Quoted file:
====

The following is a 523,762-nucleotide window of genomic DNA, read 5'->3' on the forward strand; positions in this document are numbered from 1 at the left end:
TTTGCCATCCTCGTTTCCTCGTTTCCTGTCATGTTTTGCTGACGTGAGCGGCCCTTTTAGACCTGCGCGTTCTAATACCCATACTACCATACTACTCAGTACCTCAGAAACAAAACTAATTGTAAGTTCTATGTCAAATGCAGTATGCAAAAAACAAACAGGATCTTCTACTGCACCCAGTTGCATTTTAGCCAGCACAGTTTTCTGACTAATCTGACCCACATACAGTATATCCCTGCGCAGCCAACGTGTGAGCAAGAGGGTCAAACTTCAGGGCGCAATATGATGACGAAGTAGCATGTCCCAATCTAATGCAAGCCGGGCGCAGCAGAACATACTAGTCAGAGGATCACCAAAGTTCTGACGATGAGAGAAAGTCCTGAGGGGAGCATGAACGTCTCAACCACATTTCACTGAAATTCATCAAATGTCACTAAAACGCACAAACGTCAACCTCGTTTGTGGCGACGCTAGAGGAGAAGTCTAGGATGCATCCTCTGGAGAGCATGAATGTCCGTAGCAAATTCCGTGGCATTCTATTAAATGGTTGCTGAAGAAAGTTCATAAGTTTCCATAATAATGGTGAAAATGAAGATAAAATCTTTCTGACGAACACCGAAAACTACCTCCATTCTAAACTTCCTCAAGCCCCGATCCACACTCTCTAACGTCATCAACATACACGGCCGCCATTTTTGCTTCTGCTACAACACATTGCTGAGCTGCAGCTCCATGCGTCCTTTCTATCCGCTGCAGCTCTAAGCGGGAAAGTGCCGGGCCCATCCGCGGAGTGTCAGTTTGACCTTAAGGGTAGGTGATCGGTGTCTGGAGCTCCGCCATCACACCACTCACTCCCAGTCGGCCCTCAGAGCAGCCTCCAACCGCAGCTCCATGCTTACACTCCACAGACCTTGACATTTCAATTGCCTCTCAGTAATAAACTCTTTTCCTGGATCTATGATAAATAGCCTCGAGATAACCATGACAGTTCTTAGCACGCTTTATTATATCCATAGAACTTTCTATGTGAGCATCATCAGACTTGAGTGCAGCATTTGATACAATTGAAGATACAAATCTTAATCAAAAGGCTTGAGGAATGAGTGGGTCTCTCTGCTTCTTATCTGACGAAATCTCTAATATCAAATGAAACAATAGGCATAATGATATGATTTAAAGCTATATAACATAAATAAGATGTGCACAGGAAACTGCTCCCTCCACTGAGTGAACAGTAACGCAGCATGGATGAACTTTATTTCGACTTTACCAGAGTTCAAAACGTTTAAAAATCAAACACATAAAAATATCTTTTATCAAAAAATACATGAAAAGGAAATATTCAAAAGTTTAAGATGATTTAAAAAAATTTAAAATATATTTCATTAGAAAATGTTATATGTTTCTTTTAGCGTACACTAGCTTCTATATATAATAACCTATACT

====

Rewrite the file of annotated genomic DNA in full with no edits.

The following is a 523,762-nucleotide window of genomic DNA, read 5'->3' on the forward strand; positions in this document are numbered from 1 at the left end:
TTTGCCATCCTCGTTTCCTCGTTTCCTGTCATGTTTTGCTGACGTGAGCGGCCCTTTTAGACCTGCGCGTTCTAATACCCATACTACCATACTACTCAGTACCTCAGAAACAAAACTAATTGTAAGTTCTATGTCAAATGCAGTATGCAAAAAACAAACAGGATCTTCTACTGCACCCAGTTGCATTTTAGCCAGCACAGTTTTCTGACTAATCTGACCCACATACAGTATATCCCTGCGCAGCCAACGTGTGAGCAAGAGGGTCAAACTTCAGGGCGCAATATGATGACGAAGTAGCATGTCCCAATCTAATGCAAGCCGGGCGCAGCAGAACATACTAGTCAGAGGATCACCAAAGTTCTGACGATGAGAGAAAGTCCTGAGGGGAGCATGAACGTCTCAACCACATTTCACTGAAATTCATCAAATGTCACTAAAACGCACAAACGTCAACCTCGTTTGTGGCGACGCTAGAGGAGAAGTCTAGGATGCATCCTCTGGAGAGCATGAATGTCCGTAGCAAATTCCGTGGCATTCTATTAAATGGTTGCTGAAGAAAGTTCATAAGTTTCCATAATAATGGTGAAAATGAAGATAAAATCTTTCTGACGAACACCGAAAACTACCTCCATTCTAAACTTCCTCAAGCCCCGATCCACACTCTCTAACGTCATCAACATACACGGCCGCCATTTTTGCTTCTGCTACAACACATTGCTGAGCTGCAGCTCCATGCGTCCTTTCTATCCGCTGCAGCTCTAAGCGGGAAAGTGCCGGGCCCATCCGCGGAGTGTCAGTTTGACCTTAAGGGTAGGTGATCGGTGTCTGGAGCTCCGCCATCACACCACTCACTCCCAGTCGGCCCTCAGAGCAGCCTCCAACCGCAGCTCCATGCTTACACTCCACAGACCTTGACATTTCAATTGCCTCTCAGTAATAAACTCTTTTCCTGGATCTATGATAAATAGCCTCGAGATAACCATGACAGTTCTTAGCACGCTTTATTATATCCATAGAACTTTCTATGTGAGCATCATCAGACTTGAGTGCAGCATTTGATACAATTGAAGATACAAATCTTAATCAAAAGGCTTGAGGAATGAGTGGGTCTCTCTGCTTCTTATCTGACGAAATCTCTAATATCAAATGAAACAATAGGCATAATGATATGATTTAAAGCTATATAACATAAATAAGATGTGCACAGGAAACTGCTCCCTCCACTGAGTGAACAGTAACGCAGCATGGATGAACTTTATTTCGACTTTACCAGAGTTCAAAACGTTTAAAAATCAAACACATAAAAATATCTTTTATCAAAAAATACATGAAAAGGAAATATTCAAAAGTTTAAGATGATTTAAAAAAATTTAAAATATATTTCATTAGAAAATGTTATATGTTTCTTTTAGCGTACACTAGCTTCTATATATAATAACCTATACT